5 Tips for Capturing and Editing Real Estate Photography

Posted in ,

Capturing and editing Real Estate Photography is a great skill to have as a photographer. It’s a fun way to open your eyes up to new subjects and compositions. Photographing real estate is also a smooth transition into shooting architecture and buildings. I want to share my five tips that will help you capture and edit your real estate photos.

1. Keep Your Camera Level

One of the essential things in photographing real estate is to keep your camera level. This is to ensure that your verticals are straight. By verticals, I mean the vertical lines that run from the ceiling to the floor. If the vertical edges of walls, appliances, windows and many other things aren’t kept straight, it will make your photo look like the building was tipping over. If you have to tilt your camera up to shoot the exterior or if you want to get artsy from a high or low angle remember to keep your camera level. Most digital cameras have a leveling tool built into them, but you can also purchase a hot-shoe level for around three dollars on Amazon. If you look at the examples below, you’ll notice how odd the photo looks when the verticals are crooked. Straight vertical lines seem more realistic and appealing, helping the viewer envision the space.


2. Angles, Composition, and Framing

When photographing real estate, it’s also incredibly important to think about which angle to shoot from, your composition, and how you want to frame your photo. Generally speaking when you’re photographing real estate you’re trying to make the most of the space. This doesn’t necessarily mean you are trying to make the room or area seem as big as possible. I like to think of this as taking all of the elements in your scene and framing them in such a way that the viewer can immediately get a sense of how that space feels. Taking advantage of all of the elements within your area will help you to choose how you compose.

Photographing real estate is a lot like taking a group photo. You wouldn’t want to leave someone out of frame or out of place in the shot. In real estate, you’re using this same mindset except rather than people you are dealing with the areas marketable features. Marketable features are the number one thing you should consider when photographing a space. Marketable features include windows, fireplaces, flooring, countertops, etc. Any feature that pops into people’s heads when they are looking to buy a house could be considered a marketable feature. I like to think of them as the subjects in my photos.

When you’re sizing up your space to photograph it’s essential to consider which angles would showcase your subjects in the best way possible. Ideally, you want to compose your photo in such a way that utilizes your verticals for framing whether that be the edge of a painting or a wall or appliance. You also want to bring the viewer into the space with leading lines. You can achieve this by taking advantage of lines from flooring, baseboards, cabinets, furniture, etc.

Let’s take this shot below for example. When I was setting up my camera, I tried to study the space a little to find the best vantage point. I set up my camera in the corner of the room opposite the window which is the most eye-catching area in this space. The angle I chose also showcased the hardwood floors, using their lines to lead the viewer’s eye into the window area. Even though the piano isn’t a marketable feature, it is showing that you can fit large objects into this room very comfortably. Same with the scrolls hanging from the wall; they don’t come with the house, but they show the long side of the room, giving the viewer a sense of how large it is. Another reason I chose this angle was that it allowed me to utilize the third wall. The third wall I’m referring to is the smaller wall on the left which I used to help frame the right side of the frame. The left side of the frame I used the scroll to frame, allowing for some padding after cropping.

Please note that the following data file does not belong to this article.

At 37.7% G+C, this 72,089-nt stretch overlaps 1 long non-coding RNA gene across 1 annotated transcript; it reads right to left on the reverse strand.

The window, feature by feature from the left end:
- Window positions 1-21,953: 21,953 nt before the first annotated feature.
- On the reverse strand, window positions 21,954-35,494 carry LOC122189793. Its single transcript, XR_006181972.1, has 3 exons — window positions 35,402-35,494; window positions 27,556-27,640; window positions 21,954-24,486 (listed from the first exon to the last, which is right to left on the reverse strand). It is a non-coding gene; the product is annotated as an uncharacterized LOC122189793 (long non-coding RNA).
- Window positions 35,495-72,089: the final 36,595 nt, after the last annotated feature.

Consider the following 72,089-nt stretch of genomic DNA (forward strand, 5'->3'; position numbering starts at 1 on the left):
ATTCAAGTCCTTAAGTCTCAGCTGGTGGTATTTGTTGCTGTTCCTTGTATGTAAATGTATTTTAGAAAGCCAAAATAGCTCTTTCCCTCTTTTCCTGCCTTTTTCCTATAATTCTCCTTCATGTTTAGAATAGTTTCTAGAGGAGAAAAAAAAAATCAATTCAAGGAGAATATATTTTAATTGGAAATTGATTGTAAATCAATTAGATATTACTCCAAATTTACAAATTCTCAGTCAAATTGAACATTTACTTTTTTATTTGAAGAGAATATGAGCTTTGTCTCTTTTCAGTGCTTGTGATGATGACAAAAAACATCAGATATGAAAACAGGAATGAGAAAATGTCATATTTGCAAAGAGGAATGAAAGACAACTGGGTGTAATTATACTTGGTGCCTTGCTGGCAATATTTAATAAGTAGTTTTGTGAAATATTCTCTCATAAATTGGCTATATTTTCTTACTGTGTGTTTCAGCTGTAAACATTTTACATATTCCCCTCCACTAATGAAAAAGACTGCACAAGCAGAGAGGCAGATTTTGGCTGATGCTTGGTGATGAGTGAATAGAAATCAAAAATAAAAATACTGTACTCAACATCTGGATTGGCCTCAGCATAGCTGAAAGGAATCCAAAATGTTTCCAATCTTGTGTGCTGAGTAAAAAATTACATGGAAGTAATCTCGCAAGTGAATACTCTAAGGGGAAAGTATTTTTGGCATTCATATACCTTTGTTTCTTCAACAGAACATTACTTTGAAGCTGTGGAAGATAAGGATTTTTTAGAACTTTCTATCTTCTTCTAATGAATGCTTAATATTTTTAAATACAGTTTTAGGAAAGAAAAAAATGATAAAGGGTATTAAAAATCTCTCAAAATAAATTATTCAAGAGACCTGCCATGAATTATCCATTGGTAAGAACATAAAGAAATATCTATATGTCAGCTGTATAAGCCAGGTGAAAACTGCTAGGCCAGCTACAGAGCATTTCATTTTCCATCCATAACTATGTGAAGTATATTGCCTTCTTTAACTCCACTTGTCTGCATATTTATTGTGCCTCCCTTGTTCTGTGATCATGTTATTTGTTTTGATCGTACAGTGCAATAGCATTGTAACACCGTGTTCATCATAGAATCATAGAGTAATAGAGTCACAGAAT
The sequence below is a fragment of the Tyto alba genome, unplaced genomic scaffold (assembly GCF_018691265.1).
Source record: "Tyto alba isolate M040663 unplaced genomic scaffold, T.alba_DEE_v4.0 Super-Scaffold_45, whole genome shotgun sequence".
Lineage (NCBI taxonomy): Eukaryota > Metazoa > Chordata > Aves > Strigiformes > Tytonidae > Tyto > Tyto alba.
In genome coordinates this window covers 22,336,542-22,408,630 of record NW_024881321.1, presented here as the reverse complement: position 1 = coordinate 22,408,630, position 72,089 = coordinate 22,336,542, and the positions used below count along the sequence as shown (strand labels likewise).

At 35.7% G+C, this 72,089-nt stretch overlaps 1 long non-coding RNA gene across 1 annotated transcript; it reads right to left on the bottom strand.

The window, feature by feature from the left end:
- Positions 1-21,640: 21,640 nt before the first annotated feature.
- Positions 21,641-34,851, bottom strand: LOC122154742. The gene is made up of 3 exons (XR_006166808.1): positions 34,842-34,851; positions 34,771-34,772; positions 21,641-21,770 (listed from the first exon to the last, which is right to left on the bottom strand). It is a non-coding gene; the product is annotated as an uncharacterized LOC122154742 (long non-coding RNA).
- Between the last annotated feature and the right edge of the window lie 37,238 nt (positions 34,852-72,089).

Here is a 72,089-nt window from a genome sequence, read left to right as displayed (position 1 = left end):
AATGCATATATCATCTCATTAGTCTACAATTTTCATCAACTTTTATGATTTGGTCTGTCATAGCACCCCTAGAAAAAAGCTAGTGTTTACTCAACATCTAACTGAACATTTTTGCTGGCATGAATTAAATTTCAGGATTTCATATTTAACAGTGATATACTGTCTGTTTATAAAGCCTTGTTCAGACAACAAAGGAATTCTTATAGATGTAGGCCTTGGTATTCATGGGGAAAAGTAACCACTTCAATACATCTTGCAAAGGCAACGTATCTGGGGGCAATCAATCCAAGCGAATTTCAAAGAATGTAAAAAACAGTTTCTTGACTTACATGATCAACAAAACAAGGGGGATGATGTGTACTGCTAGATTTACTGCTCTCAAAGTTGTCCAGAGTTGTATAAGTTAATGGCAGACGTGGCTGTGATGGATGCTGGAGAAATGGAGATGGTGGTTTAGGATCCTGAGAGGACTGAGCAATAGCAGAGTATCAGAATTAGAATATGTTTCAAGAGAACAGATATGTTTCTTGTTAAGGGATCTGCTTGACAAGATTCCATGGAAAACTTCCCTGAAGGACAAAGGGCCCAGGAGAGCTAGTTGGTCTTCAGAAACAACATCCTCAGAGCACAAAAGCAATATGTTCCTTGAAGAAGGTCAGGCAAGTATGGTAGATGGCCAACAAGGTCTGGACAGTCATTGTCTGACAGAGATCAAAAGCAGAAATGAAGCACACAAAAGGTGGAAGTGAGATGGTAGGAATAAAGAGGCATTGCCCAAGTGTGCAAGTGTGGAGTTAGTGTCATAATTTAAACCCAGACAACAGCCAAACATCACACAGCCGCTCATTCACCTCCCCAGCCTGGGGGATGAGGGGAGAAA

Using a third wall can help your photo have leading lines and will give you a beautiful frame to compose. It will also help to provide a realistic sense of the size of that space. Without the third wall in your photo, it’s tough to gauge size. Generally, I like to use the third wall in my photos if possible. I get that all situations are different however and that you can’t always have a third wall. In the picture below I wasn’t able to capture the third wall in my photo, but the angle I was at allowed the kitchen island to become my leading lines. Also, rather than composing the image to have a third wall, I composed the shot to capture a little of each window (marketable feature) on each side of the kitchen to frame my shot.

In the examples below you can see the difference of having a third wall and not having one.

Remember to study your space before composing your photo. Think about what your subjects are and try to compose at an angle that best showcases them. Use verticals to help you frame your composition and remember to keep your camera level.

3. Use a Tripod

The last tip for photographing real estate I have for you is to use a tripod. Tripods are essential in keeping a level and precise photo. They also allow you to take longer exposures which will help you if you come across a tricky lighting situation. I recommend using a ball-head tripod which makes it easy to level your photo quickly.

Also, pay attention to your tripod height. When gauging the height of my camera, I like to think about how someone would be viewing the room if they were in that space and experiencing it. So for example, if I were photographing a living room, I would position my camera at about the height of someone’s eye when they were sitting down. In kitchens, however, you are usually standing, and also there are typically high counters to avoid, so I position my camera about mid-face level. If your tripod is too high, it can make the space seem very small, or it can be distracting from your subject. For exterior shots, I usually raise my tripod to about face level, also.  This allows for realistic height and width appearance for the exterior of buildings and homes. As a tip, if you’re having a tough time figuring out how high to take your photos, take two different sets of photos at different heights and see which one you like best. Just like everything in photography, I feel like playing and practicing is the best way to learn.

In the examples below you can see the height difference in my tripod in the living room and the kitchen.

4. Developing Your Photos